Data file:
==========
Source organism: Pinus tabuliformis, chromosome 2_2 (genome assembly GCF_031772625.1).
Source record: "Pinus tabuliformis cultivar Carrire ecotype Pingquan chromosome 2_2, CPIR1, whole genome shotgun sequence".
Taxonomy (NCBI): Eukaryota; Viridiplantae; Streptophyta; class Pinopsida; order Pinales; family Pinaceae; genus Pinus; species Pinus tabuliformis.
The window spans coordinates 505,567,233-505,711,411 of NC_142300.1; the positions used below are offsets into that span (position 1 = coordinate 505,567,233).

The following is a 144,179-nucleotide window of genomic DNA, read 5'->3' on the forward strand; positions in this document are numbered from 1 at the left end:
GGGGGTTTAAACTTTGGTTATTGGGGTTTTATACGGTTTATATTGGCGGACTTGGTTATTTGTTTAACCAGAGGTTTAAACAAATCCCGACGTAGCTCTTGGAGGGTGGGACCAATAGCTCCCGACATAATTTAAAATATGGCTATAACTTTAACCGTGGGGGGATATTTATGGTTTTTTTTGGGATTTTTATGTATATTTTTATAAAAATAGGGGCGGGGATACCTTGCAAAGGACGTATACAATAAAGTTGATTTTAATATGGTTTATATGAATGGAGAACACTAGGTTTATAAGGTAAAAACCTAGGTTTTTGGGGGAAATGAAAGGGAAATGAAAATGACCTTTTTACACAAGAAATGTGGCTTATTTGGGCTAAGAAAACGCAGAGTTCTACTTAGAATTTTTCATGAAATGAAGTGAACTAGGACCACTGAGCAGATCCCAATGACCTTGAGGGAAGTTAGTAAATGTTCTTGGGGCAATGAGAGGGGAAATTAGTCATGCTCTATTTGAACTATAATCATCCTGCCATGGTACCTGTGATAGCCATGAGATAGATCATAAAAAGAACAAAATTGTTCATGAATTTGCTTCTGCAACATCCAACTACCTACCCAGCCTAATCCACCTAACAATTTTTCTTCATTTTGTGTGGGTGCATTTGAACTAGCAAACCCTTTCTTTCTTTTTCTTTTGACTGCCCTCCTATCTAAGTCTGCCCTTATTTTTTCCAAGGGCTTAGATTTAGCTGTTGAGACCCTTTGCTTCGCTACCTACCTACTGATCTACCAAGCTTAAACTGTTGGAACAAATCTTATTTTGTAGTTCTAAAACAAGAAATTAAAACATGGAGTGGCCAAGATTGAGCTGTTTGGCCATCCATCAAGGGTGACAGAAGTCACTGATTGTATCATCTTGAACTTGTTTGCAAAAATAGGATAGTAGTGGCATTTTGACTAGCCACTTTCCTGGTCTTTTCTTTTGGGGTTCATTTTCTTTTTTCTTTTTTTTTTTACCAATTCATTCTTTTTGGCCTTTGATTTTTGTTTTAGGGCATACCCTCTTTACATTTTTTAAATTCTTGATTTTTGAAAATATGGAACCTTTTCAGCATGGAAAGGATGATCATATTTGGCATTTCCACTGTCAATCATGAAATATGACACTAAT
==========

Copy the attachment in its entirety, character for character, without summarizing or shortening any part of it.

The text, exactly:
Source organism: Pinus tabuliformis, chromosome 2_2 (genome assembly GCF_031772625.1).
Source record: "Pinus tabuliformis cultivar Carrire ecotype Pingquan chromosome 2_2, CPIR1, whole genome shotgun sequence".
Taxonomy (NCBI): Eukaryota; Viridiplantae; Streptophyta; class Pinopsida; order Pinales; family Pinaceae; genus Pinus; species Pinus tabuliformis.
The window spans coordinates 505,567,233-505,711,411 of NC_142300.1; the positions used below are offsets into that span (position 1 = coordinate 505,567,233).

The following is a 144,179-nucleotide window of genomic DNA, read 5'->3' on the forward strand; positions in this document are numbered from 1 at the left end:
GGGGGTTTAAACTTTGGTTATTGGGGTTTTATACGGTTTATATTGGCGGACTTGGTTATTTGTTTAACCAGAGGTTTAAACAAATCCCGACGTAGCTCTTGGAGGGTGGGACCAATAGCTCCCGACATAATTTAAAATATGGCTATAACTTTAACCGTGGGGGGATATTTATGGTTTTTTTTGGGATTTTTATGTATATTTTTATAAAAATAGGGGCGGGGATACCTTGCAAAGGACGTATACAATAAAGTTGATTTTAATATGGTTTATATGAATGGAGAACACTAGGTTTATAAGGTAAAAACCTAGGTTTTTGGGGGAAATGAAAGGGAAATGAAAATGACCTTTTTACACAAGAAATGTGGCTTATTTGGGCTAAGAAAACGCAGAGTTCTACTTAGAATTTTTCATGAAATGAAGTGAACTAGGACCACTGAGCAGATCCCAATGACCTTGAGGGAAGTTAGTAAATGTTCTTGGGGCAATGAGAGGGGAAATTAGTCATGCTCTATTTGAACTATAATCATCCTGCCATGGTACCTGTGATAGCCATGAGATAGATCATAAAAAGAACAAAATTGTTCATGAATTTGCTTCTGCAACATCCAACTACCTACCCAGCCTAATCCACCTAACAATTTTTCTTCATTTTGTGTGGGTGCATTTGAACTAGCAAACCCTTTCTTTCTTTTTCTTTTGACTGCCCTCCTATCTAAGTCTGCCCTTATTTTTTCCAAGGGCTTAGATTTAGCTGTTGAGACCCTTTGCTTCGCTACCTACCTACTGATCTACCAAGCTTAAACTGTTGGAACAAATCTTATTTTGTAGTTCTAAAACAAGAAATTAAAACATGGAGTGGCCAAGATTGAGCTGTTTGGCCATCCATCAAGGGTGACAGAAGTCACTGATTGTATCATCTTGAACTTGTTTGCAAAAATAGGATAGTAGTGGCATTTTGACTAGCCACTTTCCTGGTCTTTTCTTTTGGGGTTCATTTTCTTTTTTCTTTTTTTTTTTACCAATTCATTCTTTTTGGCCTTTGATTTTTGTTTTAGGGCATACCCTCTTTACATTTTTTAAATTCTTGATTTTTGAAAATATGGAACCTTTTCAGCATGGAAAGGATGATCATATTTGGCATTTCCACTGTCAATCATGAAATATGACACTAAT